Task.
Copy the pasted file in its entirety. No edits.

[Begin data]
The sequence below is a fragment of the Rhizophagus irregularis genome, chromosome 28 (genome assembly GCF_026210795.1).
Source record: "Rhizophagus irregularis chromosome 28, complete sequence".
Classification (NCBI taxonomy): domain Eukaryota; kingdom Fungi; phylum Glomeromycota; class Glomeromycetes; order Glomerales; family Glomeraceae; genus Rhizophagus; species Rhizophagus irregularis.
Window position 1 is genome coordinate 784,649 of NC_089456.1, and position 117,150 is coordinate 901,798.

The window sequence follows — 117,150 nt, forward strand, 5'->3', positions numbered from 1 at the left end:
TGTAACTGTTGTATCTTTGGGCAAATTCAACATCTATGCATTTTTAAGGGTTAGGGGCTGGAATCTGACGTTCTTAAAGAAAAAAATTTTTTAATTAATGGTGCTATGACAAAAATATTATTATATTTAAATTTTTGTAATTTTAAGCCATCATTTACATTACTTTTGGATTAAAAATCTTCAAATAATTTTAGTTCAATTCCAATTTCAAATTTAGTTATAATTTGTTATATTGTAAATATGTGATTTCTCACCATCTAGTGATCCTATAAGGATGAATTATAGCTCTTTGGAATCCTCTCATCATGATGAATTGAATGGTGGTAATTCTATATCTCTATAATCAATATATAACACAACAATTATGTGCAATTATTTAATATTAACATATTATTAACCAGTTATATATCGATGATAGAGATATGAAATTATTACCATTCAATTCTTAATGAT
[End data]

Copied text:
The sequence below is a fragment of the Rhizophagus irregularis genome, chromosome 28 (genome assembly GCF_026210795.1).
Source record: "Rhizophagus irregularis chromosome 28, complete sequence".
Classification (NCBI taxonomy): domain Eukaryota; kingdom Fungi; phylum Glomeromycota; class Glomeromycetes; order Glomerales; family Glomeraceae; genus Rhizophagus; species Rhizophagus irregularis.
Window position 1 is genome coordinate 784,649 of NC_089456.1, and position 117,150 is coordinate 901,798.

The window sequence follows — 117,150 nt, forward strand, 5'->3', positions numbered from 1 at the left end:
TGTAACTGTTGTATCTTTGGGCAAATTCAACATCTATGCATTTTTAAGGGTTAGGGGCTGGAATCTGACGTTCTTAAAGAAAAAAATTTTTTAATTAATGGTGCTATGACAAAAATATTATTATATTTAAATTTTTGTAATTTTAAGCCATCATTTACATTACTTTTGGATTAAAAATCTTCAAATAATTTTAGTTCAATTCCAATTTCAAATTTAGTTATAATTTGTTATATTGTAAATATGTGATTTCTCACCATCTAGTGATCCTATAAGGATGAATTATAGCTCTTTGGAATCCTCTCATCATGATGAATTGAATGGTGGTAATTCTATATCTCTATAATCAATATATAACACAACAATTATGTGCAATTATTTAATATTAACATATTATTAACCAGTTATATATCGATGATAGAGATATGAAATTATTACCATTCAATTCTTAATGAT